Thurston County is proposing to improve regulations governing accessory dwelling units, or ADUs, in rural parts of the county.
Sometimes called "backyard cottages" or "mother-in-law units," an ADU is a separate living space located on the lot of an existing house that can be rented out.
ADUs are already legal within the urban growth areas of Olympia, Lacey, Tumwater, and parts of Grand Mound. However, rules vary by city, and most cities' complicated permitting and zoning processes mean that new ADUs have yet to be built in large numbers.
But in rural, unincorporated parts of Thurston County, zoning codes have not allowed for ADUs. Thurston County does allow something called a Family Member Unit in unincorporated areas, which is defined as a "temporary mobile/manufactured or modular home" which can only be occupied by a family member of the homeowner. It also must be removed when that family member leaves.
Those restrictions have made it difficult to create ADUs legally in rural areas of the county.
The family member rule also is tricky to enforce in practice, according to a staff report on the county's website.
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Many of the units that currently exist are either unpermitted structures or were permitted for different uses, according to Erin Hall, government affairs director at the Olympia Master Builders, a trade association that represents builders and remodelers in Thurston, Lewis, Mason, Grays Harbor, and Pacific counties.
It also means that existing units are less likely to have the proper septic hookups or meet other code standards.
"The Family Member Unit requirement means that currently, if you want to put an additional housing on your property in the unincorporated county, it has to be temporary," Hall said. "Structures that are temporary are going to typically be either trailers, campers, or manufactured homes of some variety, but they're built in place with the intention of not having longevity."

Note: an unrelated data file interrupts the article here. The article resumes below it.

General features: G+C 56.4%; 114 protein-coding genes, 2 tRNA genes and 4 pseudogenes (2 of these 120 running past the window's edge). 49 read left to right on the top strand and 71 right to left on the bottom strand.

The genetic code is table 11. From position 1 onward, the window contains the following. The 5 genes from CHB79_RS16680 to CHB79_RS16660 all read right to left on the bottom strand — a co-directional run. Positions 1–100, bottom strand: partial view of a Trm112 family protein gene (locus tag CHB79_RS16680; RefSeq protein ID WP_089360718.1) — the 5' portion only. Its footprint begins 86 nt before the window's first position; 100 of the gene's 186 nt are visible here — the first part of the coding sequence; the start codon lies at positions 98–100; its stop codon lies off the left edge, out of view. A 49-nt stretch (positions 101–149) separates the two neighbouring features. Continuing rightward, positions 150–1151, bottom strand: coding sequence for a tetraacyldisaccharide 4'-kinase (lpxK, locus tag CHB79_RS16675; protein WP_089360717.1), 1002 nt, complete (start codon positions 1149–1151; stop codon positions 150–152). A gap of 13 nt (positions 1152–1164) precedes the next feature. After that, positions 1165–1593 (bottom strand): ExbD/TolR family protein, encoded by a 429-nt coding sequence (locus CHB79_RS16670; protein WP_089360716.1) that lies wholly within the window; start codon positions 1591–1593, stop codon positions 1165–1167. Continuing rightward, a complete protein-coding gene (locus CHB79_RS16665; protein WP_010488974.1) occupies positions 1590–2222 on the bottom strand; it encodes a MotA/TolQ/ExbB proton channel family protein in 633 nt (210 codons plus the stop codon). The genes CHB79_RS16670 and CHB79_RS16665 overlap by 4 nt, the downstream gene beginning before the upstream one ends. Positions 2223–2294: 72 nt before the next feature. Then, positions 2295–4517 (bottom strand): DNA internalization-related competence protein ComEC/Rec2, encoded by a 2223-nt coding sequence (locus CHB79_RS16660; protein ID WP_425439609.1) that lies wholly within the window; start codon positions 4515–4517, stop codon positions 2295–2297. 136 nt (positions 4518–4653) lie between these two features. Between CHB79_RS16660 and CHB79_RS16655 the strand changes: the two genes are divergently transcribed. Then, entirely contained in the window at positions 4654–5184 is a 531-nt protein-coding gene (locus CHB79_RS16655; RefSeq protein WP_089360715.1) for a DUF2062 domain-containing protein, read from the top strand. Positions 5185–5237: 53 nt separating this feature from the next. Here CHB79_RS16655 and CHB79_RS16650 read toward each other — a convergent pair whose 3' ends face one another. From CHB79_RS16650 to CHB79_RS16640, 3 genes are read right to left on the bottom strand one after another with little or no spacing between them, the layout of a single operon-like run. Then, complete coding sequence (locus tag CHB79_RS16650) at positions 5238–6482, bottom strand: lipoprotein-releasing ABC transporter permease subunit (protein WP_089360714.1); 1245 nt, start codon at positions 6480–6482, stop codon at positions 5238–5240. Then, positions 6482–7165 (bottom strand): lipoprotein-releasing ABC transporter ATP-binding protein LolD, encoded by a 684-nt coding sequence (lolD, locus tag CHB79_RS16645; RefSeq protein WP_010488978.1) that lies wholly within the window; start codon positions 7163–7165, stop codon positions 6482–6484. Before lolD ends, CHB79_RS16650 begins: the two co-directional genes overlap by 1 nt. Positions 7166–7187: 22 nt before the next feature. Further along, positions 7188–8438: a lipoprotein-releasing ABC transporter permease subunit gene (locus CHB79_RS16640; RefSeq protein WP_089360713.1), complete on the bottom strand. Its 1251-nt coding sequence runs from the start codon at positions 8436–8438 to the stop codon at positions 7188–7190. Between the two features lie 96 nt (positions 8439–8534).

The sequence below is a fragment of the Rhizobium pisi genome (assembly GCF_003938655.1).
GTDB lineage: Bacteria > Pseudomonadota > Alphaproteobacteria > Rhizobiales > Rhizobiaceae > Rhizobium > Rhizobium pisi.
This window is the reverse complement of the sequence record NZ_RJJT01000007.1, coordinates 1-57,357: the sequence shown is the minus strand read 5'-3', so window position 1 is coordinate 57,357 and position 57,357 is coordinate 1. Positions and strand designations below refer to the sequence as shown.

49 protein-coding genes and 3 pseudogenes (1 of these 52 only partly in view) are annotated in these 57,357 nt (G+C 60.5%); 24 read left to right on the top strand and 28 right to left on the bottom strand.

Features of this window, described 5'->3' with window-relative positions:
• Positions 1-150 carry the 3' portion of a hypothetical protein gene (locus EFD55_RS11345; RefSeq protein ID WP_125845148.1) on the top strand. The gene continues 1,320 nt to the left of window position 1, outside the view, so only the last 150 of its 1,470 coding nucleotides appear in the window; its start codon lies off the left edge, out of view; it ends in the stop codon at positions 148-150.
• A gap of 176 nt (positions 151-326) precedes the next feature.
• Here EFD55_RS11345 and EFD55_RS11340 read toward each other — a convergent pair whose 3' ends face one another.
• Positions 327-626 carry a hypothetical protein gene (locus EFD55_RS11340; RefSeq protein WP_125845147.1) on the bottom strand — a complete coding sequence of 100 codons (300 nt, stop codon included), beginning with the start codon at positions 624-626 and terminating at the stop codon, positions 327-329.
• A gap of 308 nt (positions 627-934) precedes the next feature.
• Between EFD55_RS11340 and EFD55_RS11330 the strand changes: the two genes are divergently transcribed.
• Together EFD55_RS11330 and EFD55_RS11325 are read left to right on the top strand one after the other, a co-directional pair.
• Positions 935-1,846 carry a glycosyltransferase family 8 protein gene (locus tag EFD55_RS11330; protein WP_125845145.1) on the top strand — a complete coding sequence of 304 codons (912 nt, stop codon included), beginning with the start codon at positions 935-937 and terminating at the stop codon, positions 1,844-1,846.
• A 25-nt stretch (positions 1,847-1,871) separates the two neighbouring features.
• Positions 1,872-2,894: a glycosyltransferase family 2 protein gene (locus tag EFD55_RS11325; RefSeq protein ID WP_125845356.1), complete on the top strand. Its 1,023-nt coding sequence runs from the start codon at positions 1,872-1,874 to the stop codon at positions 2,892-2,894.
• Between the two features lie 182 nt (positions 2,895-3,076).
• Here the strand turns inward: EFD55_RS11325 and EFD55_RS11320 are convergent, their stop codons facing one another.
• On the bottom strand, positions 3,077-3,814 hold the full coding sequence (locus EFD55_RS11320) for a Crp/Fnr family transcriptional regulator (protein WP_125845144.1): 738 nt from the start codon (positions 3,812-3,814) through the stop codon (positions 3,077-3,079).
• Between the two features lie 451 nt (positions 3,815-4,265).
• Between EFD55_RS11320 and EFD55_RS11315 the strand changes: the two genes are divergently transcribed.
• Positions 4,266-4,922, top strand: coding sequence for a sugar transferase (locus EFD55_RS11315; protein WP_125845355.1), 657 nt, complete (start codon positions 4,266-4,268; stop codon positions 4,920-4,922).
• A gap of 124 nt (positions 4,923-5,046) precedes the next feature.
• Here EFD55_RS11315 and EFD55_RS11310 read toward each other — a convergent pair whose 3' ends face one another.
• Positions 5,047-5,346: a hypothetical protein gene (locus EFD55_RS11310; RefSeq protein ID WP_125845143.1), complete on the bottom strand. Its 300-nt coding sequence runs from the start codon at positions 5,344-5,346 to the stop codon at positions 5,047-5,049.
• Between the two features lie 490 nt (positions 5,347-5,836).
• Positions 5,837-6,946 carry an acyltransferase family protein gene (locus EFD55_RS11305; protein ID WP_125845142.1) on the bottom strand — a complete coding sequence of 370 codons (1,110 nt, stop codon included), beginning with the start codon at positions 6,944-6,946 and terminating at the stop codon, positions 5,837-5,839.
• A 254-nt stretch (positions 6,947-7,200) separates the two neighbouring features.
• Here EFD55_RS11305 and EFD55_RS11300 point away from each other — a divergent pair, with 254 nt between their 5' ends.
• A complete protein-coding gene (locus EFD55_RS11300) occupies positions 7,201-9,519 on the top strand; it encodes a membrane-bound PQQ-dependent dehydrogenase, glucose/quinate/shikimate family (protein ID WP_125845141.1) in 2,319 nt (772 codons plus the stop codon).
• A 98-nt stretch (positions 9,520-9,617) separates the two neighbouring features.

A code amendment proposed by the Thurston County Planning Commission would allow ADUs across the county and create designs standards regulating height, square footage, setbacks, parking, and other variables, opening the window for more permanent structures to be built.
The change would put Thurston County in line with many other counties across Washington which allow ADUs, including King, Pierce, Snohomish, Clark, and Whatcom.
A public hearing on the proposed code changes will take place via Zoom at 7 p.m. Wednesday, Aug. 5.
By November, those regulations will be submitted to the Board of County Commissioners for final approval, according to a timeline on the county's webpage.
Those who cannot attend Wednesday's meeting are invited to submit emailed comments to Associate Planner Andrew Boughan at Andrew.Boughan@co.thurston.wa.us.
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